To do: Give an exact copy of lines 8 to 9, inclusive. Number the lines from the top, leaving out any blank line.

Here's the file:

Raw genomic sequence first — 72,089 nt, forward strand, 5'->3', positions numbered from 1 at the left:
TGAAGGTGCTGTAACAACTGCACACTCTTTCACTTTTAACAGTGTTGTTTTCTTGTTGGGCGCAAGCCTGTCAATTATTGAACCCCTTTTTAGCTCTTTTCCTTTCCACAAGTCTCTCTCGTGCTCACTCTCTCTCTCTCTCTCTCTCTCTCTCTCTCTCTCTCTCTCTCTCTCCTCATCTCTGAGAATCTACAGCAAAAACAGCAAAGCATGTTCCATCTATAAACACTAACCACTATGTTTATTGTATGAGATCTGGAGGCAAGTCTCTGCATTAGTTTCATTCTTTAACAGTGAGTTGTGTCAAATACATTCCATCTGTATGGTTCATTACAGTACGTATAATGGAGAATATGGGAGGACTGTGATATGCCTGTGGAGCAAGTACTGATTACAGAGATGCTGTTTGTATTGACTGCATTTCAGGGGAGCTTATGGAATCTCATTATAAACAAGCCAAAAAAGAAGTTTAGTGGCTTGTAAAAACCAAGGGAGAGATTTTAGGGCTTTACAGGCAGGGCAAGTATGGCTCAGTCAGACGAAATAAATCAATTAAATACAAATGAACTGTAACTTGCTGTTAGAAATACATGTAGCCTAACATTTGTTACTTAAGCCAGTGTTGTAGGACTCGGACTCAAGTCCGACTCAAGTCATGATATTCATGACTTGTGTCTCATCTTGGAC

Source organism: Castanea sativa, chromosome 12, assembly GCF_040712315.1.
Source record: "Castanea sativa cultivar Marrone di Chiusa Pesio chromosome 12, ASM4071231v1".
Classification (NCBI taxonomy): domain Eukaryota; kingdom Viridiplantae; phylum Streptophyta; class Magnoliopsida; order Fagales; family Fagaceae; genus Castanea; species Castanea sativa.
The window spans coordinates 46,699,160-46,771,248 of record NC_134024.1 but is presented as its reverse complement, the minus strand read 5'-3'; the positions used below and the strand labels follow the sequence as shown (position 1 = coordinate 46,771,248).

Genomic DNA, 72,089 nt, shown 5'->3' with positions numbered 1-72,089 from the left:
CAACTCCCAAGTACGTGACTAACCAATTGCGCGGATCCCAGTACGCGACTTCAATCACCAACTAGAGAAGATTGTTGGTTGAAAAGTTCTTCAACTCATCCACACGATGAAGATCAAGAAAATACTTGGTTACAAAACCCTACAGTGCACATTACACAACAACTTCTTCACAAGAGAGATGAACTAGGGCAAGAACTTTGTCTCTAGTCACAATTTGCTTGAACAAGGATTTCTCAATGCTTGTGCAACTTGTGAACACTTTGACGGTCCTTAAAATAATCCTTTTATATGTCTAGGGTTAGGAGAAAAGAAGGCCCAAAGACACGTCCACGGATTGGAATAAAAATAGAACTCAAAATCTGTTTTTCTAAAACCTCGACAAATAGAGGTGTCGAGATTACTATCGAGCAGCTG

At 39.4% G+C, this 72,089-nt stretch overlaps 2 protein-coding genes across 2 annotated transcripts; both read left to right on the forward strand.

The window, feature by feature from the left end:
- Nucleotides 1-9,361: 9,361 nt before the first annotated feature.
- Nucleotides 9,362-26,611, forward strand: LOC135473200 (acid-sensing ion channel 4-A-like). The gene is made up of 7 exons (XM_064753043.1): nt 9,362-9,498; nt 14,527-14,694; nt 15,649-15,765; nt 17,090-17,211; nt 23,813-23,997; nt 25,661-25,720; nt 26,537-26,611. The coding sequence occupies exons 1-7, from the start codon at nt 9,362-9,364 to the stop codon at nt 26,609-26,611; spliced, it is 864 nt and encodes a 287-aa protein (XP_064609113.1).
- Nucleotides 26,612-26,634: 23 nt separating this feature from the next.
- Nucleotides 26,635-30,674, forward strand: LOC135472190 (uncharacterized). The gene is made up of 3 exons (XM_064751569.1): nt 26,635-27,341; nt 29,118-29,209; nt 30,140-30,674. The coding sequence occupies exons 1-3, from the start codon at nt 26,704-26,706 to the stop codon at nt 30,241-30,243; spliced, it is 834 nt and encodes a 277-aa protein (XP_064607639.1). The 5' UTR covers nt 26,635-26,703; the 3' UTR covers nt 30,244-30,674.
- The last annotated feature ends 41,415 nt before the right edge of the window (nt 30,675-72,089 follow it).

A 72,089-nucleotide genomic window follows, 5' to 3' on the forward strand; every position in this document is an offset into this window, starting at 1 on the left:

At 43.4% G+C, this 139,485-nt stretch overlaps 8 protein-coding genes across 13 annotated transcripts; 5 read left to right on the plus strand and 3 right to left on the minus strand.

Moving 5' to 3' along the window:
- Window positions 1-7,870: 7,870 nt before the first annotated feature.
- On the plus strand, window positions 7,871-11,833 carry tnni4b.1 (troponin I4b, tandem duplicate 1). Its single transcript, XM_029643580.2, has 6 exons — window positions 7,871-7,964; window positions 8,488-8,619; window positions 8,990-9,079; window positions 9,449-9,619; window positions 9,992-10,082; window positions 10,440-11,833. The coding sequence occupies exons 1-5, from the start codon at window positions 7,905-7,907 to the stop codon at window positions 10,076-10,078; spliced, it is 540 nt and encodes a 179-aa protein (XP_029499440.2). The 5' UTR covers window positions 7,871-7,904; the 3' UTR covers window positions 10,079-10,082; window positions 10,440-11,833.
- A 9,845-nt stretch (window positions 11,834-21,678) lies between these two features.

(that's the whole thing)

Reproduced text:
CAACTCCCAAGTACGTGACTAACCAATTGCGCGGATCCCAGTACGCGACTTCAATCACCAACTAGAGAAGATTGTTGGTTGAAAAGTTCTTCAACTCATCCACACGATGAAGATCAAGAAAATACTTGGTTACAAAACCCTACAGTGCACATTACACAACAACTTCTTCACAAGAGAGATGAACTAGGGCAAGAACTTTGTCTCTAGTCACAATTTGCTTGAACAAGGATTTCTCAATGCTTGTGCAACTTGTGAACACTTTGACGGTCCTTAAAATAATCCTTTTATATGTCTAGGGTTAGGAGAAAAGAAGGCCCAAAGACACGTCCACGGATTGGAATAAAAATAGAACTCAAAATCTGTTTTTCTAAAACCTCGACAAATAGAGGTGTCGAGATTACTATCGAGCAGCTG

At 39.4% G+C, this 72,089-nt stretch overlaps 2 protein-coding genes across 2 annotated transcripts; both read left to right on the forward strand.